Updated 8:07 p.m. | For years, many health care experts, medical professionals and politicians have been touting the benefits of electronic health records (EHRs). They say EHRs will not only improve quality and efficiency but also reduce costs by tens of billions of dollars annually to a system that too often orders unnecessary or duplicate tests and procedures.
But a new study out Monday in Health Affairs challenges that premise and says that doctors may actually order more testing in some cases — potentially adding to costs.
The findings come as the Obama administration has included new assistance to speed along the adoption of EHRs, which are a part of the Affordable Care Act reforms. And incentive payments were made available to hospitals and health professionals as part of the stimulus law.
The study, which was done by Cambridge Health Alliance’s Danny McCormick and David Bor and CUNY School of Public Health’s Stephanie Woolhandler and David Himmelstein, found that office-based doctors were more likely to order an imaging test if they had access to EHRs. The authors studied records of more than 28,700 patient visits to nearly 1,200 doctors. Physicians who could look at EHRs ordered imaging 18 percent of the time, compared to about 13 percent of the time with doctors who couldn’t use EHRs.
We spoke with McCormick, the lead author of the study. An edited conversation is below.
Q: What were the most important findings of this study?
McCormick: I think the most important finding is that in contrast to what has sort of become common wisdom, which is that health IT is likely to decrease overall health care costs through the reduction in test ordering, we find in outpatient practice across the county in a nationally representative sample, there was no decrease in outpatient practices that have the capacity to view prior imaging studies or laboratory studies. And in fact, it appears that capacity actually drove up test ordering both for imaging and for laboratory studies.
Q: For years people in health policy have stated that EHRs would not only decrease testing but would save the country money on health care. Why do you think you found opposite results?
McCormick: I think that those conclusions or that idea was based on a few small studies that were done at cutting-edge hospitals years ago that in fact showed that when you have highly skilled health IT departments developing customized health IT systems for their own purposes — understanding the needs of their institutions and carefully tailoring the health IT systems to their needs — that you actually could decrease both redundant test ordering and unnecessary test ordering. Unfortunately, that really is the only data that exists on the question. No one has actually looked into actual practice — whether those same findings were generalizable. This study finds that in fact it drives up costs.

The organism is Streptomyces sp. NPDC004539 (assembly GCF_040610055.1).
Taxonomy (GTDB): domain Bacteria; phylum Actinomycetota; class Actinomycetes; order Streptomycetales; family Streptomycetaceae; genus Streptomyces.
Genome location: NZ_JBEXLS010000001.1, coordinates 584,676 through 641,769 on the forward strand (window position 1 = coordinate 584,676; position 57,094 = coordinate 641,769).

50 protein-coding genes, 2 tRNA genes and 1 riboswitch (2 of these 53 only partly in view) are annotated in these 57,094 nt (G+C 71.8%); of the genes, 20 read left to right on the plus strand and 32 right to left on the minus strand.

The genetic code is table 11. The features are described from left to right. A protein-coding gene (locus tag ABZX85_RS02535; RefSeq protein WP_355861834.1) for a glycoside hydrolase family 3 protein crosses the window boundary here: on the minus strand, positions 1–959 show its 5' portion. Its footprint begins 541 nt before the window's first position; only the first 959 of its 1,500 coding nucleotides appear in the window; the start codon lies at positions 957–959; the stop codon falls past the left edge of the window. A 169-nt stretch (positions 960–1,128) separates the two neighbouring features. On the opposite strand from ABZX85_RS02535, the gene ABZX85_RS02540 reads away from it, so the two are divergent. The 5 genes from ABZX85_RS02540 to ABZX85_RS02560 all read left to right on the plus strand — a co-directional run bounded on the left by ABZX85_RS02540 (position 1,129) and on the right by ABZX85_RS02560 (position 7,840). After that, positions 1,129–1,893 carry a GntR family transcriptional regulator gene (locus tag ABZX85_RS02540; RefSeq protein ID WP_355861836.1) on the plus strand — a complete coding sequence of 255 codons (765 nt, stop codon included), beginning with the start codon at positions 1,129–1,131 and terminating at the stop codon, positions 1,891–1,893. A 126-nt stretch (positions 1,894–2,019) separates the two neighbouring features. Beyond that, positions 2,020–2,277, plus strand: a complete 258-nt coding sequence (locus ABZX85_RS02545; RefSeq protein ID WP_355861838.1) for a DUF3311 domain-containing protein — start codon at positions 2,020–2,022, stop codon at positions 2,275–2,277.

We speculate that there are a couple of things: the two main mechanisms that people point to for decreasing lab testing and image testing ordering. One is that if computers could talk with each other in an effective way, you could decrease test ordering. If you could see a test that was done yesterday at another hospital, for example, you wouldn’t necessarily have to order it again today. So sort of redundant test ordering.
The second is that computers could be devised so that they can help doctors make better decisions about who actually needs a radiology test, for example, in a particular situation. I think what we’re seeing is that both of those conditions don’t really exist in current-day outpatient medical practices in the U.S. That is, we don’t have good interoperability — the ability for computers to communicate — and we may not have adequate decision aids that help doctors make those better decisions about who actually needs a test. Even though in idealized settings, that may work, in practice — where health IT systems are often selected with billing features as the predominant criteria — it may just be that the decisions aids are not adequate. They don’t work well enough in general practice to decrease test ordering.
Q: What more do we understand about the reasons for this?
McCormick: We weren’t able to study the motivation of physicians in this study. What may be happening is that if you make something easier to do, people will do it more often. What we think may be happening is that if physicians have the electronic ability to view test results and imagining results, it may lower the barrier to ordering a test because you know you can retrieve the test results the next day at your computer screen with certainty and without hassle. In contrast, physicians who don’t have that ability often face the onerous task of chasing down the laboratory imaging tests that they order.
Frequently, it’s not uncommon that if you don’t have computerized way of doing the images, you may have to call a radiology facility the next day and try and track that result down. And they fax it over on paper that you can’t really read because there are lines all over it — that kind of thing. And you may have another call back to the facility or you may have to put somebody in your office on the case to retrieve those results. We think that it might make it slightly easier in borderline cases.